He remained a dangerous man and stockpiled lethal chemical weapons, but he was put in check and his impact was limited. Then, soon after he witnessed Iraqi strongman Saddam Hussein being dragged from a hole in 2003, Qadhafi denounced terrorism and announced that he would relinquish his weapons of mass destruction, open his country to international inspectors and join the fight against terrorism. When I and five other members of Congress met with Qadhafi in Tripoli in 2004, I came away cautiously optimistic.
“This would be a safer world if we had Libya working with us in the war against terrorism,” I said after the meeting. “But, obviously, this is also a nation that has a history of supporting state-sponsored terrorism.”
Qadhafi kept his word. The international community verified he eliminated his weapons of mass destruction and Qadhafi actively joined the fight against terrorist groups, including al Qaeda. He repressed al Qaeda in Libya and provided useful intelligence on the jihadist group to the United States and our allies. That made him hated and an al Qaeda target. Al Qaeda joined and influenced the Libyan opposition from the outset and today they operate freely and their influence is growing.
Our diplomatic relations with Qadhafi since 2004 were similar to the United States’ 30-year diplomatic relations with Egypt’s Hosni Mubarak. Neither were high on my list of people to go fishing with, but for more than seven years Qadhafi kept a lid on the violence emanating from his country. For 30 years we gave as much foreign aid to Egypt as we did to Israel, ensuring a lasting peace between Egypt and Israel.
When the Arab Spring uprisings began, President Barack Obama was more than eager to effect regime change in a shortsighted attempt to promote democracy in the region. Under the president’s charge, and largely financed with American taxpayer dollars, Qadhafi was overthrown and we turned our backs on Mubarak.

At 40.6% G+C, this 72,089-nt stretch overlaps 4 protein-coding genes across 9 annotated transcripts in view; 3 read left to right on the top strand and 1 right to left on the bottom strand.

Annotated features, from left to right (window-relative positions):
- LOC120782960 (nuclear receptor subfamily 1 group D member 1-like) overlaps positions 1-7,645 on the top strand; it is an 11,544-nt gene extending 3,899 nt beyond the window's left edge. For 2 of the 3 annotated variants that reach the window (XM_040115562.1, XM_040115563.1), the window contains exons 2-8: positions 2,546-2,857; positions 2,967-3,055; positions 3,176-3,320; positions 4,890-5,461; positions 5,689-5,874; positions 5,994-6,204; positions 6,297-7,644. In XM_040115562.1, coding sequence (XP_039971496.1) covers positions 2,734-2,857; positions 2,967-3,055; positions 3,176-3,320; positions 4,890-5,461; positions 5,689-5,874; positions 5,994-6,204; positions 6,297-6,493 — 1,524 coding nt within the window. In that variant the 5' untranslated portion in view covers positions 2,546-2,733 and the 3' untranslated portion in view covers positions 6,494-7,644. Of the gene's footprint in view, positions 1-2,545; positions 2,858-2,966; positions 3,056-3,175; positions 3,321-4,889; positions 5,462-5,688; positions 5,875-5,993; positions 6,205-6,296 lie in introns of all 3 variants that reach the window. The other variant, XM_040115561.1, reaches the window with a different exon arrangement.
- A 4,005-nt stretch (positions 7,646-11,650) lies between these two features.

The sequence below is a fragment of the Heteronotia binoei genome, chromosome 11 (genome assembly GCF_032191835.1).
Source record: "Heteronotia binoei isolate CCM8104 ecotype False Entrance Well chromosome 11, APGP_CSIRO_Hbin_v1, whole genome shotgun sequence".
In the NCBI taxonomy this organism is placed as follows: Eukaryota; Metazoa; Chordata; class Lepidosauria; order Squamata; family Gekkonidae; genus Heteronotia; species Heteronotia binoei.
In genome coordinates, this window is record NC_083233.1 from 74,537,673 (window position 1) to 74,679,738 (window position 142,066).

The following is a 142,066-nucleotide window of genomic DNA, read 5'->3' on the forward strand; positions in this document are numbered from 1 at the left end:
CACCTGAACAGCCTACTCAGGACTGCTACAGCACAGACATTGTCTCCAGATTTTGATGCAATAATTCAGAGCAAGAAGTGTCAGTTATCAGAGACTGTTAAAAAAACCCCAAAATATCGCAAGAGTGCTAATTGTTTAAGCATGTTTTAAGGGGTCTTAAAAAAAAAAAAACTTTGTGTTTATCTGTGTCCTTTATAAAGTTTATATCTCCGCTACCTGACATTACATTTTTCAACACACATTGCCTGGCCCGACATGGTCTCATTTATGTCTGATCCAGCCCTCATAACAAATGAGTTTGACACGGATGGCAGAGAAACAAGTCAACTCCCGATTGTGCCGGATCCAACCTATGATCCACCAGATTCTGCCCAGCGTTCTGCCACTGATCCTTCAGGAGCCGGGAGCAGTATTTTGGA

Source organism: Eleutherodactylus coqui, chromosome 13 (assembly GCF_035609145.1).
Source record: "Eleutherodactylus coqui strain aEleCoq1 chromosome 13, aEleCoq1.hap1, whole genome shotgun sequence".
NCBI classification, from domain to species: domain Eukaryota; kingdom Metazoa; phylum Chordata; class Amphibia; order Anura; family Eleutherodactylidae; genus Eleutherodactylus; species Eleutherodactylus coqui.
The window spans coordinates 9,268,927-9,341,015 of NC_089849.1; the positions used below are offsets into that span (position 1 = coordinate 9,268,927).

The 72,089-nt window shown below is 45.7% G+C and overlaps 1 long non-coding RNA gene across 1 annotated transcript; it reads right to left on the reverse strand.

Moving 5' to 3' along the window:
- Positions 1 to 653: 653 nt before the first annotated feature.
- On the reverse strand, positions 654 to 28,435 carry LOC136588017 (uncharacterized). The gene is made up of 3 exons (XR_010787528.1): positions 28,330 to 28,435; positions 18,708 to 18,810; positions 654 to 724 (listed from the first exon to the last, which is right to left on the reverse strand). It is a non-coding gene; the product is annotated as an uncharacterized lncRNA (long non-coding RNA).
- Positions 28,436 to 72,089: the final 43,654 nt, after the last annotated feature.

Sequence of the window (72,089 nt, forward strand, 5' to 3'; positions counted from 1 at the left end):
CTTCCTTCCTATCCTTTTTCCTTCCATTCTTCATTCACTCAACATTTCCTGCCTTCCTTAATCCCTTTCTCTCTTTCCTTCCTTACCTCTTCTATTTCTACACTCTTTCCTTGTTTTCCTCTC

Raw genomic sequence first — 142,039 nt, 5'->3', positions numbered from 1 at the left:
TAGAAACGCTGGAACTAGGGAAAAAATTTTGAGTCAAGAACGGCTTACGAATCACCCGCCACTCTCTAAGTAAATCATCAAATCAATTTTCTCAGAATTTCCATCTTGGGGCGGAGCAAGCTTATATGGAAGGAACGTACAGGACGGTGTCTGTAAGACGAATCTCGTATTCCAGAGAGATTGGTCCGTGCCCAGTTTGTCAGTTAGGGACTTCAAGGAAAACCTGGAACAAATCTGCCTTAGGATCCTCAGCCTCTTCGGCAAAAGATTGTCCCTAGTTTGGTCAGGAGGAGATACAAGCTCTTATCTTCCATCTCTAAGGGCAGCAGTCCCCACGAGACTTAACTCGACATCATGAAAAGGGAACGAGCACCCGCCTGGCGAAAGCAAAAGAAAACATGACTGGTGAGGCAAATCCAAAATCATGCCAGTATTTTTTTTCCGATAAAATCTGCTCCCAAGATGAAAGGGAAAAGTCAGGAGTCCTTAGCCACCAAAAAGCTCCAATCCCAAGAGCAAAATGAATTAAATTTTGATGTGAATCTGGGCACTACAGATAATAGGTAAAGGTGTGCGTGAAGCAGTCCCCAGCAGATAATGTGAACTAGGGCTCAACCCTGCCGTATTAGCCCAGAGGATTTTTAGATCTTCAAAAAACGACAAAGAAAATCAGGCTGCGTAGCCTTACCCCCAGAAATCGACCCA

Instead of nation states we can keep in check, we now have lawless countries. In Libya, the government is weak and the terrorists are gaining control. That was evident Tuesday when our U.S. embassy in Benghazi was burned in what appears to be a planned attack inspired by al Qaeda. U.S. Ambassador J. Christopher Stevens and three other Americans were murdered in the assault. The Libyan security force sent to guard the embassy during the protest was outgunned by the terrorists.
No one was killed in the earlier attack on the U.S. embassy in Cairo, but protesters tore down the U.S. flag, burned it, and replaced it with a flag popular with Islamic fundamentalists.
Worse yet, the Muslim Brotherhood controls the Egyptian government. When the uprisings began, some of my colleagues played down the Brotherhood’s role in the opposition. They only comprise 20 percent of the opposition, they said. Correct, I replied, but they make up 98 percent of the opposition’s leadership.
Diplomacy is a messy game and some will argue that we made deals with the devil in Qadhafi and Mubarak. But those deals were necessary to maintain peace in the region and to protect U.S. and Israeli interests – the region’s only true democracy. We have gone from stability in North Africa with leaders who were our allies, to instability and emerging regimes that see America as the enemy.
President Obama calculated poorly and America, Israel and other democracies of the world face the real possibility of having enemies where once we had allies. Libya soon could again support state-sponsored terrorism, as could Egypt. We can’t put the genie back in the bottle, but this president, or the next one, needs to strategize now on how to contain the genie like we did with Qadhafi and Mubarak.
Gallegly is a the vice chairman of the House Foreign Affairs Committee.